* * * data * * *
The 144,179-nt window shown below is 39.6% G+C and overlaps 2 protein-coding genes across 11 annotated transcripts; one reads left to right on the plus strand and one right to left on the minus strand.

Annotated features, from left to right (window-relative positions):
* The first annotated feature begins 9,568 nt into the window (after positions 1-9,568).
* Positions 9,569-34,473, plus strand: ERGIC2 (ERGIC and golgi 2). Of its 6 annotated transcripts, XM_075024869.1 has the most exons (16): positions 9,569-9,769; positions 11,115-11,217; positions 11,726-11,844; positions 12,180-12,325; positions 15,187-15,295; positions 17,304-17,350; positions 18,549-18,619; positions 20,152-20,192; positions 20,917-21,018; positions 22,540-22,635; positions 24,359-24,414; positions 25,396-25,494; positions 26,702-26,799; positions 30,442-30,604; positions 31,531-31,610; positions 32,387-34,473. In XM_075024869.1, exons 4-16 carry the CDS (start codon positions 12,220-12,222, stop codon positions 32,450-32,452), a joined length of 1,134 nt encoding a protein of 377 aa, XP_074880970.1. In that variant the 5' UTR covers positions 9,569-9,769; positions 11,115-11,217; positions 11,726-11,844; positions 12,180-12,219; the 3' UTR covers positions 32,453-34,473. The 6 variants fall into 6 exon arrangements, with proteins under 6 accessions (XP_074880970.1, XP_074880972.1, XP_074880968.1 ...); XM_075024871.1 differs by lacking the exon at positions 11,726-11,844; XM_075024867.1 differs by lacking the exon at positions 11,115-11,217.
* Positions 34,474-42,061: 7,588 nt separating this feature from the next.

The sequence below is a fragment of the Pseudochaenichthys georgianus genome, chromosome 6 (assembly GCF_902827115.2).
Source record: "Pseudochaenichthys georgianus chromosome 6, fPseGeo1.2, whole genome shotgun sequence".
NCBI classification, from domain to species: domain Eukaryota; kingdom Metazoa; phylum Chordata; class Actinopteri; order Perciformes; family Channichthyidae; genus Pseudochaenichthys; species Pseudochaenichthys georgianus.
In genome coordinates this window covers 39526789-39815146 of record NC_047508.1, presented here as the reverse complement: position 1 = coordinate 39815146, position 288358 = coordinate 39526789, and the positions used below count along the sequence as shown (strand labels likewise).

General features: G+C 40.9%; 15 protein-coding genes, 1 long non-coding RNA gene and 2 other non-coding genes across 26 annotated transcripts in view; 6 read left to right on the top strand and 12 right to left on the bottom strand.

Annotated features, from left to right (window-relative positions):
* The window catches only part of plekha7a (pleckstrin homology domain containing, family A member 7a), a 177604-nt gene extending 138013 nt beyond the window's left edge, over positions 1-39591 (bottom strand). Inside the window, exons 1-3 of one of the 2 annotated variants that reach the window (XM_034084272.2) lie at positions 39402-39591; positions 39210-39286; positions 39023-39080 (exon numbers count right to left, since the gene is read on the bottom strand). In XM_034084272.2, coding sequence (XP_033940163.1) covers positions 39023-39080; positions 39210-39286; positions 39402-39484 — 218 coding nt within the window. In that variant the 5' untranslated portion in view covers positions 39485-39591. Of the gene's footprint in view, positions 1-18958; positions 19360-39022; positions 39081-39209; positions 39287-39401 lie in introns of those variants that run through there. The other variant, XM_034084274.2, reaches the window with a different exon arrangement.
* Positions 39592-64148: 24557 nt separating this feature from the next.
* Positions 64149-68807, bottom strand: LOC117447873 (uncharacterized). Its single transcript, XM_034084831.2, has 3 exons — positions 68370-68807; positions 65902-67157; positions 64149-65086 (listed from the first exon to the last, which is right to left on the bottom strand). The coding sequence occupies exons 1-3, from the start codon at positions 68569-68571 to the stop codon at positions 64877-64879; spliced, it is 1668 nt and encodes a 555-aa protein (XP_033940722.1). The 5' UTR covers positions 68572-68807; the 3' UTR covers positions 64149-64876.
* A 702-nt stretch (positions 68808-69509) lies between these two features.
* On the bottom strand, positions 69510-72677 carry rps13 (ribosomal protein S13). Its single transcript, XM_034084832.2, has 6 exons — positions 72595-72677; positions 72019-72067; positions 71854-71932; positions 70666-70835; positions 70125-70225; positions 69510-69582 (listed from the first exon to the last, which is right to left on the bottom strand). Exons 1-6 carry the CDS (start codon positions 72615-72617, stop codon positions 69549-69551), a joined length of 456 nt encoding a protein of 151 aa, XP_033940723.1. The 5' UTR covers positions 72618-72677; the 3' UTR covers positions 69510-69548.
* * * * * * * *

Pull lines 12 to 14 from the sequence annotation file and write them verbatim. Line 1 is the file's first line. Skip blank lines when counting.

* The window catches only part of plekha7a (pleckstrin homology domain containing, family A member 7a), a 177604-nt gene extending 138013 nt beyond the window's left edge, over positions 1-39591 (bottom strand). Inside the window, exons 1-3 of one of the 2 annotated variants that reach the window (XM_034084272.2) lie at positions 39402-39591; positions 39210-39286; positions 39023-39080 (exon numbers count right to left, since the gene is read on the bottom strand). In XM_034084272.2, coding sequence (XP_033940163.1) covers positions 39023-39080; positions 39210-39286; positions 39402-39484 — 218 coding nt within the window. In that variant the 5' untranslated portion in view covers positions 39485-39591. Of the gene's footprint in view, positions 1-18958; positions 19360-39022; positions 39081-39209; positions 39287-39401 lie in introns of those variants that run through there. The other variant, XM_034084274.2, reaches the window with a different exon arrangement.
* Positions 39592-64148: 24557 nt separating this feature from the next.
* Positions 64149-68807, bottom strand: LOC117447873 (uncharacterized). Its single transcript, XM_034084831.2, has 3 exons — positions 68370-68807; positions 65902-67157; positions 64149-65086 (listed from the first exon to the last, which is right to left on the bottom strand). The coding sequence occupies exons 1-3, from the start codon at positions 68569-68571 to the stop codon at positions 64877-64879; spliced, it is 1668 nt and encodes a 555-aa protein (XP_033940722.1). The 5' UTR covers positions 68572-68807; the 3' UTR covers positions 64149-64876.